"Wizworld is split into eight levels, stacked on top of each other like a giant sandwich, with level one at the bottom. To enable the Wiz to move and breathe more easily, he shrinks himself and steps inside a highly manoevrable ball - the Wizball. The screen scrolls as the Wiz negotiates the landscape in his strange, spherical vehicle.
Only three adjacent levels can be accessed at any time - thus level four can only be accessed when level one is complete and so on. Wiz moves between levels through a series of tubes - arrows half hidden in the landscape indicating whether the tube leads up or down. Initially, moving the joystick left or right spins the ball causing it to bounce in that direction when it hits the ground. A pearl appears when a molecule or eight aliens have been shot and collecting this pearl highlights an icon at the top of the screen. A quick waggle of the joystick adds the highlighted feature to the Wiz's armoury.
Zarks's sprites inhabit each level, some floating harmlessly, others spewing a deadly hail of bullets. Bubbles of colour also float around, bursting when shot and releasing a droplet of colour chemical. These droplets can be collected by Nifta the Cat, who appears when the corresponding icon has been lit and activated. Holding down the fire button transfers control to Nifta, allowing him to collect colour droplets and fill the respective mini-cauldron at the bottom of the screen. Depending on the target colour, a fourth cauldron fills up. Yellow is made by collecting red and green droplets of equal proportions for example. Collecting a grey droplet endows the Cat with 128 lives, wheras a black droplet makes the scenery go black - vision is restored by shooting a certain number of aliens. Catching a light blue droplet results in a 'Filth Raid' - sirens balring and blue lights flashing, six ships zoom in for the kill. A carelessly consumed purple droplet drives the cat insane, causing him to zip around the screen, miaowing with rage until he's killed. The white droplet gives an extra life.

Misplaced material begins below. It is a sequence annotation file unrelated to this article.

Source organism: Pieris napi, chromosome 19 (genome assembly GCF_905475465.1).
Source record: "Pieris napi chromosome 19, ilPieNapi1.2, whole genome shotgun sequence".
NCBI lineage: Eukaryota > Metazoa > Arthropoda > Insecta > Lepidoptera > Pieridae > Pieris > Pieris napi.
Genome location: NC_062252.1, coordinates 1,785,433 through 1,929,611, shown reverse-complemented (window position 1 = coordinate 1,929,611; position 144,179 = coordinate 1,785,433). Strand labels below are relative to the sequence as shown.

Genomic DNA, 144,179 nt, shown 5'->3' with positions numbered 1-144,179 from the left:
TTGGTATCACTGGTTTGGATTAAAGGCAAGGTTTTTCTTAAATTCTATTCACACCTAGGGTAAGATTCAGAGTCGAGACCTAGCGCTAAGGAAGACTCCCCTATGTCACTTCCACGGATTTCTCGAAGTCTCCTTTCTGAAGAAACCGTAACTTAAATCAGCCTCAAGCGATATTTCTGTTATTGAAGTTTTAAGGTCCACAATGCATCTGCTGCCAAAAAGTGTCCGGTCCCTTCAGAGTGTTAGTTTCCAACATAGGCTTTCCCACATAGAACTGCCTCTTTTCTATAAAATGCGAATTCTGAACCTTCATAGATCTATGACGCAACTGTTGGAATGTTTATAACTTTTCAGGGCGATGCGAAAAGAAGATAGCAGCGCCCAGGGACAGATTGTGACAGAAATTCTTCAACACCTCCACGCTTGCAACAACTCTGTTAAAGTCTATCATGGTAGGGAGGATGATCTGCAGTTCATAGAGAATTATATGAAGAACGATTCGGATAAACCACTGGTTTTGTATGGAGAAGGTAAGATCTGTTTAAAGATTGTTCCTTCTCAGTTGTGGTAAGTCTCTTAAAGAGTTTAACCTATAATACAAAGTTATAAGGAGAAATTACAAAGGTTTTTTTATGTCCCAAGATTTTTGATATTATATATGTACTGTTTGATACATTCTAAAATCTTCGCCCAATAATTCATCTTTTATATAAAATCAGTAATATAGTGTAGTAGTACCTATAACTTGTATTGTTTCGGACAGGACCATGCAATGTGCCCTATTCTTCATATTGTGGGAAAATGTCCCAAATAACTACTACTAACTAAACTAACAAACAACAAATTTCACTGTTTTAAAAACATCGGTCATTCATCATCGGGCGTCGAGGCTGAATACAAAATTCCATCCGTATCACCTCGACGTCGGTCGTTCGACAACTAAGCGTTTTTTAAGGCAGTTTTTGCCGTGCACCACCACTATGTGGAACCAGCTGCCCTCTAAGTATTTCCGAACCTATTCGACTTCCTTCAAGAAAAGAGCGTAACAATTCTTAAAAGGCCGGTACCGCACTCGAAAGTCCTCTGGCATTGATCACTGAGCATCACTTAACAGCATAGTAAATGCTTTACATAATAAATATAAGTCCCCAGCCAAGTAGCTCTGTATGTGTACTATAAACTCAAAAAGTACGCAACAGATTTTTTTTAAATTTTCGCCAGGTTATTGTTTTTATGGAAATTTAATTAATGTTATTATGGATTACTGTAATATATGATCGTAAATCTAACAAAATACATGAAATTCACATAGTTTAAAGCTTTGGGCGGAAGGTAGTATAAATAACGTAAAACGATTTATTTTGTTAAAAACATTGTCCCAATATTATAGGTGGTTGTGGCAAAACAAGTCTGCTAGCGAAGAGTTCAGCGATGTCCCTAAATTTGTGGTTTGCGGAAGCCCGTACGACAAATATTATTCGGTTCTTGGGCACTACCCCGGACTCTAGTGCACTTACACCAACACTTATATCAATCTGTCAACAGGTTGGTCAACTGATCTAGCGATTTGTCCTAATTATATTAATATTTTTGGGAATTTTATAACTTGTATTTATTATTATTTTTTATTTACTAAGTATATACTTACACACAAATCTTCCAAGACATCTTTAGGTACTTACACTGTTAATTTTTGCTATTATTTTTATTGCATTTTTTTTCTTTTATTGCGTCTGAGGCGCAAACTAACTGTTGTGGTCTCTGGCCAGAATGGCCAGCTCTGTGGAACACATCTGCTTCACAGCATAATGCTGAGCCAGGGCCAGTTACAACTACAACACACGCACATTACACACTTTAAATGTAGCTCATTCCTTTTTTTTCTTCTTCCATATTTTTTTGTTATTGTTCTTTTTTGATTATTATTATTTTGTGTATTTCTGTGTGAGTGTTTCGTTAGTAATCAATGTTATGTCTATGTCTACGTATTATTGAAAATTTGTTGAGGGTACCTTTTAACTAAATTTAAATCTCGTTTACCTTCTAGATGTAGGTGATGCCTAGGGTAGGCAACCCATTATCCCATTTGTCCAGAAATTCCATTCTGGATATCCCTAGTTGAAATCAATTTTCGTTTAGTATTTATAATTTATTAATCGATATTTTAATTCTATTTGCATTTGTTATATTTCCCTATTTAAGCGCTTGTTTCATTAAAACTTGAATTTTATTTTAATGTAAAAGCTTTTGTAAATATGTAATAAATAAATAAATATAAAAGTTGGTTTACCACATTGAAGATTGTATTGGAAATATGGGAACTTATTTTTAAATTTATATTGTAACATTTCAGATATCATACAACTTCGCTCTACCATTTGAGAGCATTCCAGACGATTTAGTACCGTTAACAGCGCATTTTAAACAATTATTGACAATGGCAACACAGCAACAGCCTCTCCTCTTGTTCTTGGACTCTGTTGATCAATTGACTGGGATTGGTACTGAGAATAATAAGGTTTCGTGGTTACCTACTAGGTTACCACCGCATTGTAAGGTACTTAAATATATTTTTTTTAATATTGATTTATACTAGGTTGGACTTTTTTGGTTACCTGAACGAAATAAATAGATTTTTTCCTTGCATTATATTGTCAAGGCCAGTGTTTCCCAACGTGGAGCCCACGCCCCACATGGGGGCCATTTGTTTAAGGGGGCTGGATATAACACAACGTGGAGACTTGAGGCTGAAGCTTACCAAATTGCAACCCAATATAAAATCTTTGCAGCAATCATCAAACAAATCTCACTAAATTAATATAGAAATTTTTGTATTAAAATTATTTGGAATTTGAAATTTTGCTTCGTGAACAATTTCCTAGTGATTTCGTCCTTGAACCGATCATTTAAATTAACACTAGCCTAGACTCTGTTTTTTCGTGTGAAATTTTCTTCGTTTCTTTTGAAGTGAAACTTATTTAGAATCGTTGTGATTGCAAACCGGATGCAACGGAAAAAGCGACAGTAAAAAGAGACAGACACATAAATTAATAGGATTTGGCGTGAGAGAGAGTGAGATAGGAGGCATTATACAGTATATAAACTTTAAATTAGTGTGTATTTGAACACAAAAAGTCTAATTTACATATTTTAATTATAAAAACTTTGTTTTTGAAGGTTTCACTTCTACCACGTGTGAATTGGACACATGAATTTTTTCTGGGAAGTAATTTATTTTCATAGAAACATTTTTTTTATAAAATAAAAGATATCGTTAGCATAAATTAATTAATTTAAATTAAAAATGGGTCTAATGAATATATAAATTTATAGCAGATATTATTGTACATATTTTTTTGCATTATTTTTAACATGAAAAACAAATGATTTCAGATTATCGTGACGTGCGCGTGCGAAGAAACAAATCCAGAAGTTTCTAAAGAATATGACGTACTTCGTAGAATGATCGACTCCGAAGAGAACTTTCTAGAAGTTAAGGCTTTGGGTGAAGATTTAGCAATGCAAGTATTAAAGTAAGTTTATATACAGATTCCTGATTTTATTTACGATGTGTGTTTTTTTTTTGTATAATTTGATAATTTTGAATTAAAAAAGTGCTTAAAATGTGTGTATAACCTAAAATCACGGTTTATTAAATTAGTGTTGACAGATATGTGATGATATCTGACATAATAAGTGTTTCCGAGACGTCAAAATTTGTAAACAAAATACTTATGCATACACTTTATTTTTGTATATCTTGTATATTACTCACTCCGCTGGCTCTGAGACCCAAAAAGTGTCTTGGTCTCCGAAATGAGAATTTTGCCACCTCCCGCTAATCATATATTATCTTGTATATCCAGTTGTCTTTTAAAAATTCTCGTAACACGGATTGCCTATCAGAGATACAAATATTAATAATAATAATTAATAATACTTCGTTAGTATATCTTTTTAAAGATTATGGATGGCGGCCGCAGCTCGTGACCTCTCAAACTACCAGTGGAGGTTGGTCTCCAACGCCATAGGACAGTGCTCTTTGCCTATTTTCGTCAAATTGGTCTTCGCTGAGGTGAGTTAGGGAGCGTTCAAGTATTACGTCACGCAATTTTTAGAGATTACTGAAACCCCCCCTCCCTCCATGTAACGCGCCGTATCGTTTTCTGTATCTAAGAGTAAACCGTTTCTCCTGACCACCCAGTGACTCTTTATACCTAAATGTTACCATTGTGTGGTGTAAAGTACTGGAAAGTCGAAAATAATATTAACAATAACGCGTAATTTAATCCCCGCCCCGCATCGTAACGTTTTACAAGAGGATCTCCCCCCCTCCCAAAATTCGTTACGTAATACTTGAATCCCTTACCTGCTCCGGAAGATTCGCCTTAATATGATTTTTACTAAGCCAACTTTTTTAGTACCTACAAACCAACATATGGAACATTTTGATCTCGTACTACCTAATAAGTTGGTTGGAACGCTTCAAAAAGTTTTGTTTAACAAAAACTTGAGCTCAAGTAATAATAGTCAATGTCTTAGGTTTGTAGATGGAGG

Levels are completed by collecting and mixing three missing colours. Completing a colour takes the Wiz to a bonus section set in outermost space. Aliens appear in formation, and shooting 255 of them gains an extra life. When the bonus is completed, or Wiz dies, he enters his Wizlab where his ball is left at a parking meter, the colour is put back into the landscape and a permanent weapon is selected. The aim is to complete all eight levels.
This is one of the finest games written for the Commodore. The scenario and game design are so original that its almost off-putting at first. It only takes a short time to master the control of Wiz and his Cat, and then addiction sets in. There is so much to this game its unbelievable. Eight levels are really tough to finish. The Cat is a really nice touch, and a big part of the game is keeping him alive. The bonus section is also great fun, and I really like the nice touches like the police raids, and the level completion sequences. Wizball is one of the best-presented, most graphically and aurally attractive and addictive games available." A must-have!